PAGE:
Mayor Antonio Villaraigosa will announce today that he is nominating First Deputy Mayor Austin Beutner to be interim general manager of the Department of Water and Power.
The nomination will be reviewed by the Board of Water and Power Commissioners at Tuesday's commission meeting, according to the Mayor's Office.
"Villaraigosa will immediately charge Beutner with developing and executing reform initiatives to change the culture at DWP, clear out the bureaucracy and lead a new era of accountable management and transparency," according to a statement from the Mayor's Office.
The Los Angeles Area Chamber of Commerce issued a news release Sunday endorsing the selection.
"Austin brings to the table a unique combination of private and public sector experience, and has specifically worked in businesses that provided services to municipalities," said Mandy Denaux, the chamber's marketing and communications director.
Beutner, a former Wall Street trader and venture capitalist, has been working as Villaraigosa's deputy mayor in charge of economic development, and was the mayor's top deputy overseeing the DWP in recent months.
Beutner founded a private investment firm, Evercore Partners, and prior to that was a partner at the Blackstone Group, a large hedge fund and real estate investment firm headquartered in New York.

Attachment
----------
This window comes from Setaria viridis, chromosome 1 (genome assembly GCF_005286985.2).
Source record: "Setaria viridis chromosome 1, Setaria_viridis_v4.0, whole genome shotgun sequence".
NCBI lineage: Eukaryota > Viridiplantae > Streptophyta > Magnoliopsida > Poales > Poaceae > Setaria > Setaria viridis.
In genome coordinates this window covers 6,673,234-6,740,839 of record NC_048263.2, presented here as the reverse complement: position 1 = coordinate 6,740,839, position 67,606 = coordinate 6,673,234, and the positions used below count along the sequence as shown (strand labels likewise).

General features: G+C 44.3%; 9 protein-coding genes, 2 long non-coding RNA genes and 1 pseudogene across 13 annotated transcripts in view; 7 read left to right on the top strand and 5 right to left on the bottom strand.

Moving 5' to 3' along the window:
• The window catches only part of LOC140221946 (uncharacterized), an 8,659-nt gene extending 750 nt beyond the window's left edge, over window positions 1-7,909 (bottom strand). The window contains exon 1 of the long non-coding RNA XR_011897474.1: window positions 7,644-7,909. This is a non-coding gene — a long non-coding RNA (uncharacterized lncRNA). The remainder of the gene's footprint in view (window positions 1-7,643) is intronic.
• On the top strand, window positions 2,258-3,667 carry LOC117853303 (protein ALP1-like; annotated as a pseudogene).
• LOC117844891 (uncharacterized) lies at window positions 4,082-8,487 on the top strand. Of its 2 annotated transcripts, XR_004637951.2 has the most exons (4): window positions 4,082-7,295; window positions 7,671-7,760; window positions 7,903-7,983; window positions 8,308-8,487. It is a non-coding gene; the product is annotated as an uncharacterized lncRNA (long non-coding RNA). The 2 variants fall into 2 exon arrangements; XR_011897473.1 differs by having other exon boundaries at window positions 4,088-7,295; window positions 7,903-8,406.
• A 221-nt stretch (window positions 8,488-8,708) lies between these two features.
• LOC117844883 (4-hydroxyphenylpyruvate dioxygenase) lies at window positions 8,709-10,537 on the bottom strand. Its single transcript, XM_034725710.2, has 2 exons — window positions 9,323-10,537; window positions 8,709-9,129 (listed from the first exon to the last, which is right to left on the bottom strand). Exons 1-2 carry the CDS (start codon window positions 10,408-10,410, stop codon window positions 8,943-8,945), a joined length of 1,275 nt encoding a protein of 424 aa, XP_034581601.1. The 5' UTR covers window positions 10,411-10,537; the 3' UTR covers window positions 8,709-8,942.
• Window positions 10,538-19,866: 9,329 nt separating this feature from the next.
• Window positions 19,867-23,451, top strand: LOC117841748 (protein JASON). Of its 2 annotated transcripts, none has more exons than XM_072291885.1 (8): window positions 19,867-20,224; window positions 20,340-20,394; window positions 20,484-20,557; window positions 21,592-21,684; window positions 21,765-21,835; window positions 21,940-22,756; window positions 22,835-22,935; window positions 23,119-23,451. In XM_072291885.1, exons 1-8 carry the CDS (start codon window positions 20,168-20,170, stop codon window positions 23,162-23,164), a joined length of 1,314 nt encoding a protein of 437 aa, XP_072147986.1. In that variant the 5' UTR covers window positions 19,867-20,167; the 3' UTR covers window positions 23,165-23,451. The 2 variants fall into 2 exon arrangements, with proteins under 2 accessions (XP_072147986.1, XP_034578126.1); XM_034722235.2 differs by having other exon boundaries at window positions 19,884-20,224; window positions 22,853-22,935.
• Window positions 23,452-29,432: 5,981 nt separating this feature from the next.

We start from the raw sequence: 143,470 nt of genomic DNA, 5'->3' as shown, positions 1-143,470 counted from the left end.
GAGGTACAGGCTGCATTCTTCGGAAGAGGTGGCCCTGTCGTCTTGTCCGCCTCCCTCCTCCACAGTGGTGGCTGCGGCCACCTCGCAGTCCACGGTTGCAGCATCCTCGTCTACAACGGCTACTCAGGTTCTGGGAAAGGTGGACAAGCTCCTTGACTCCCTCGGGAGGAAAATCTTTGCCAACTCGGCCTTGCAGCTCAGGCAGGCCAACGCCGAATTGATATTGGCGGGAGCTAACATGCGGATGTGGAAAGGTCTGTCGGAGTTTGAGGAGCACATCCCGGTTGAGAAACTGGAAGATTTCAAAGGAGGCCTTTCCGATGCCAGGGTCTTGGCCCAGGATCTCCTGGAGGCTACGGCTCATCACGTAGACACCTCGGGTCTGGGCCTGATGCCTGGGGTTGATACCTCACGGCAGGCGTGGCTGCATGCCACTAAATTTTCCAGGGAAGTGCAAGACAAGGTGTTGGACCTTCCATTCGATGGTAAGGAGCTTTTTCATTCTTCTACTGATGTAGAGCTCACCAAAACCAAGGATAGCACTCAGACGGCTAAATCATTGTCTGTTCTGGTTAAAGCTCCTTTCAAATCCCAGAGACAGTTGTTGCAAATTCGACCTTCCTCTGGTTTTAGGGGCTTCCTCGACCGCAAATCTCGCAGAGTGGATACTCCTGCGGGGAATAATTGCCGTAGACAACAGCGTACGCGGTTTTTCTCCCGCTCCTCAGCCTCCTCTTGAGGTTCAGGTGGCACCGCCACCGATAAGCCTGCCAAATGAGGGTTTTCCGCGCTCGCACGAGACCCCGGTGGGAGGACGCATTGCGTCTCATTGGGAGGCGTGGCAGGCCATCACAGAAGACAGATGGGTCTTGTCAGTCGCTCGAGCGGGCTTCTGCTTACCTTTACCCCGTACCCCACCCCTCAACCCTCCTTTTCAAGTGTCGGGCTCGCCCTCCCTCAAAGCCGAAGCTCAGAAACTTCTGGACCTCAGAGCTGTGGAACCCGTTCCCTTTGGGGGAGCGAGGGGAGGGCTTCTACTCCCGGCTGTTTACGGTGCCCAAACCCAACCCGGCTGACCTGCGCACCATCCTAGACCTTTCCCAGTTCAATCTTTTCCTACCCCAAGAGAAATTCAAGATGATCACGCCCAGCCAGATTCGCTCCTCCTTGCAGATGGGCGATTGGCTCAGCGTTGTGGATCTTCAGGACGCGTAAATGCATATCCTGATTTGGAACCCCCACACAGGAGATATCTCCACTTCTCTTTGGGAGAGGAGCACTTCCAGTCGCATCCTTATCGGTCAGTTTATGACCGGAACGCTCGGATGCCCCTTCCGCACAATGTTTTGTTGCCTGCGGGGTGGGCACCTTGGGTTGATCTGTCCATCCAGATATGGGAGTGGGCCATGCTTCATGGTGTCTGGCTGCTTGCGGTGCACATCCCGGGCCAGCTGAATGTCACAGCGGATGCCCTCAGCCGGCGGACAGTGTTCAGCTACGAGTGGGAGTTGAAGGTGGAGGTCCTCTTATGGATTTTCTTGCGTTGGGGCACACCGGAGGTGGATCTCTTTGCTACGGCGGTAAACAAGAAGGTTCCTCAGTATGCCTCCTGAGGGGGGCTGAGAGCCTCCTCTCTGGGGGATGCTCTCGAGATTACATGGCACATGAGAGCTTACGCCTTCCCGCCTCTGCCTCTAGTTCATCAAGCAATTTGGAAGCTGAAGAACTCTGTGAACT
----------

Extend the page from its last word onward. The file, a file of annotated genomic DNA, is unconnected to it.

"The first job is finding a permanent general manager," Beutner told the Daily News. "You cannot expect to have an agency develop any stability when there is so much turnover at the top."
He will replace S. David Freeman, who was appointed the interim DWP general manager last October, following the resignation of H. David Nahai, who joined the Clinton Climate Initiative. Freeman had also served as DWP general manager in the past decade.
Beutner told Daily News columnist Rick Orlov he will keep his office at City Hall, near Villaraigosa's.
The City Council, mayor and independent city board that runs DWP have been squabbling over a rate hike – the utility sought to raise rates by an average of 6.5 percent, but that was vetoed by council members who felt it was too large an increase for residents during a deep recession.
Last week, the board voted unanimously to seek a lower increase of 4.8 percent starting July 1.
Until the council agrees to a rate hike, the city-owned utility has been withholding $73.5 million in funds that city officials want to use to reduce the city's budget deficit.